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How to Identify Bull Pine Trees

osprey in a nest image by Pix by Marti from

Bull pine is just one of many nicknames for the loblolly pine (Pinus taeda), a pine that grows throughout the deep South and as far north as the southern end of New Jersey. A bull pine also goes by the names of North Carolina pine, Rosemary pine and Oldfield pine. You will recognize a bull pine growing in the wild by its size, foliage, cones and bark.

Search for the bull pine in many different locale types, because the tree adapts well to multiple conditions. Acidic soil in a spot that receives full sun is the optimum setting for bull pine, but the tree will occur in damp forests, among various species of hardwoods and in the fields located in the uplands of its range. Bull pine plantations exist in many parts of the South, with the tree valued and grown in large numbers for its timber.

Look for a tree that is around 90 to 110 feet tall. The bull pine, when young, will have branches on its lower trunk, but the older individuals will often have no branches for as far as halfway up the trunk.

Examine the needles of bull pine carefully, measuring them and feeling them. Bull pine has 4-inch to 9-inch needles that grow three to a bundle as they emerge from the branches. The bull pine needle is stiff and bluish-green. The ends are sharp and the foliage will stay evergreen year round.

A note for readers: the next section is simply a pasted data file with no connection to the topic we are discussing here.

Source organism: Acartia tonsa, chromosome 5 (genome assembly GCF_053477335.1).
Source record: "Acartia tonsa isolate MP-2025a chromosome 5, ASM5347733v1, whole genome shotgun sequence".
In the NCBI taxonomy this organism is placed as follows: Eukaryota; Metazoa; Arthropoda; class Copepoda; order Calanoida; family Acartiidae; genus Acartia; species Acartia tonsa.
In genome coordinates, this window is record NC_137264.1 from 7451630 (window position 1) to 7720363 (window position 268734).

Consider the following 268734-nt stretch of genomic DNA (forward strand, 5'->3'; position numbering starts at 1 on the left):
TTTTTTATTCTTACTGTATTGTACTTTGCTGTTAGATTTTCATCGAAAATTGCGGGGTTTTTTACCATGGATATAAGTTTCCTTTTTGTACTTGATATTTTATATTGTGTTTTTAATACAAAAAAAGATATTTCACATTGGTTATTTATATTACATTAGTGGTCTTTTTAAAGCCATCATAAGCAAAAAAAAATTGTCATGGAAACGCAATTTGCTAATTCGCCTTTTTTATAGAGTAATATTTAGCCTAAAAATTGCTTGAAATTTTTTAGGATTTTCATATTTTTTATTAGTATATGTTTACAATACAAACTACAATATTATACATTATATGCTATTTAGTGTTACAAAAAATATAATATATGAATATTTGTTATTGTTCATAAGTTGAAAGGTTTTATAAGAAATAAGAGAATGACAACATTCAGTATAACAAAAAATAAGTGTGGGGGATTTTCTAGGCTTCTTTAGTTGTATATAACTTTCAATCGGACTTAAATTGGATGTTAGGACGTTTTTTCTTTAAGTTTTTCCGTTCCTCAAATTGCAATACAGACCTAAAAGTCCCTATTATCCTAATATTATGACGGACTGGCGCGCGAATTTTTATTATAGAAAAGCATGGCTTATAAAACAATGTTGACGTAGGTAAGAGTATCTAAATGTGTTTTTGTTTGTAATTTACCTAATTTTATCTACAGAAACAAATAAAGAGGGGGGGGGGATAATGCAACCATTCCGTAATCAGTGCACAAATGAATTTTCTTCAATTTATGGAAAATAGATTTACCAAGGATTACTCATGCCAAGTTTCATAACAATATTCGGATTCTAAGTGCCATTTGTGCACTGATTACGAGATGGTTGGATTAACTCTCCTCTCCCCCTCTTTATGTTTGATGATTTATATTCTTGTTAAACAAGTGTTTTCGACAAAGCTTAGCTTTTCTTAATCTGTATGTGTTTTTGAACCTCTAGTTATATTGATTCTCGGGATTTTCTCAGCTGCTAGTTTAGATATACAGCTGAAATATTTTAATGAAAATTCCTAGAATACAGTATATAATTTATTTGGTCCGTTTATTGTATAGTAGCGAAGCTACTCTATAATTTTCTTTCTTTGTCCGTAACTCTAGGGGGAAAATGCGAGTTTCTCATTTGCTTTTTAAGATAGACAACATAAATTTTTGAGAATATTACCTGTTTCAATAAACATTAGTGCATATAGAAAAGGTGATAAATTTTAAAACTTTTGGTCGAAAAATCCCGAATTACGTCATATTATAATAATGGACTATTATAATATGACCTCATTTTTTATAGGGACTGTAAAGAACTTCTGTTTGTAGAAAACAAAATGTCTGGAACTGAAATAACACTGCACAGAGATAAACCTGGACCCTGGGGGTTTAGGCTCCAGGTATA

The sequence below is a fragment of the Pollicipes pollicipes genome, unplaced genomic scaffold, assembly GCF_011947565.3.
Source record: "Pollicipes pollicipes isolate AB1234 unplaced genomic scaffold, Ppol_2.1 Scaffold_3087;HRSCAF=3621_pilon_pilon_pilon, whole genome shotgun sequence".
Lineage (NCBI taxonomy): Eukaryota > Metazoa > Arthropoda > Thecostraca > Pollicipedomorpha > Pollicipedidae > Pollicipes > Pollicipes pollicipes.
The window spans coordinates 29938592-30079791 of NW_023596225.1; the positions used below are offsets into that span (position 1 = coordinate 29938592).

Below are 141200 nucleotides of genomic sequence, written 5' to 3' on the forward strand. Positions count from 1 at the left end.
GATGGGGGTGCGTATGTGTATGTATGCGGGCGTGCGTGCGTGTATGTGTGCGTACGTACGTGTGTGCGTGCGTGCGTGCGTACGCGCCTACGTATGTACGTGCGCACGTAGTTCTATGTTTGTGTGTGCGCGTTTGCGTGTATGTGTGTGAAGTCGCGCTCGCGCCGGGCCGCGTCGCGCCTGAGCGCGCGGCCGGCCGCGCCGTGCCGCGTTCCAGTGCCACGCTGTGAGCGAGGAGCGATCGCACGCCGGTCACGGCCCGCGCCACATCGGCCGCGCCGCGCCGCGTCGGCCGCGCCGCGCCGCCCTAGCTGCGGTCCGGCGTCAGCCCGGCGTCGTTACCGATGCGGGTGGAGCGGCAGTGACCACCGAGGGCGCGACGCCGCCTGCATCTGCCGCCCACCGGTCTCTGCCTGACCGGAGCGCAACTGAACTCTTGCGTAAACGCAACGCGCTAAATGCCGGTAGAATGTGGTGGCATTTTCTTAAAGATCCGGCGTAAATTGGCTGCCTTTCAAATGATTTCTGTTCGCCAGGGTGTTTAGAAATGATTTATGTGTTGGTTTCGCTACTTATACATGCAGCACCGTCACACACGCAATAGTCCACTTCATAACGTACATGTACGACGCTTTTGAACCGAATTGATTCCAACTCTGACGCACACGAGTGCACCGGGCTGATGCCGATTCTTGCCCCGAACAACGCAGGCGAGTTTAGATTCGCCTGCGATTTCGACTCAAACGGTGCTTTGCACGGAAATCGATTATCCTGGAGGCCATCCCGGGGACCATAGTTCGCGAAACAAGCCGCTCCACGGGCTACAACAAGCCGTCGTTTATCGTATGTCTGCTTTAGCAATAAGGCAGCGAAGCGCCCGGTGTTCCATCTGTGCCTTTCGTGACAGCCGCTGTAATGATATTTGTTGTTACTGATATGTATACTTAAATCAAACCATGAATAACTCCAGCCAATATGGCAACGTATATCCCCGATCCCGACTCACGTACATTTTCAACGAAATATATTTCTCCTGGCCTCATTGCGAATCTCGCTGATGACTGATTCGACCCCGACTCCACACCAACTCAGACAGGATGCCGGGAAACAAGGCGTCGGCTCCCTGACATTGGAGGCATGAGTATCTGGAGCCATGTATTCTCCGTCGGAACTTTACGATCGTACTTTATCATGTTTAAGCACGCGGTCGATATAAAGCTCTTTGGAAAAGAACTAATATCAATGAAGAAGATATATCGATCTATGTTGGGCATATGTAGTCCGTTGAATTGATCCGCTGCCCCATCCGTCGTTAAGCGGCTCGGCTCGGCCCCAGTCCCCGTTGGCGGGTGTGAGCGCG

Inspect any cones you discover on or around the bull pine tree. The pine cones of this particular species are as long as 6 inches, cone-shaped and have a tiny sharp spine on each scale, says the “National Audubon Society Field Guide to Trees.” The cones are dull brown, have hardly any stem at all and can stay on the limbs of the tree for many seasons before they drop off.

Study the bull pine’s thick bark. The bark is grayish-brown in color, possesses furrows and scaly ridges, and like the rest of the tree, has a resinous fragrant aroma.

Observe the bird activity around the bull pine. Certain species tend to gravitate toward this type of pine, says the University of Florida Institute of Food and Agricultural Sciences website. The red crossbill is one, as it uses the seeds as its main food source. Brown-headed nuthatches will walk up and down the trunk and ospreys along with bald eagles often use this tall tree to construct large, cumbersome nests.

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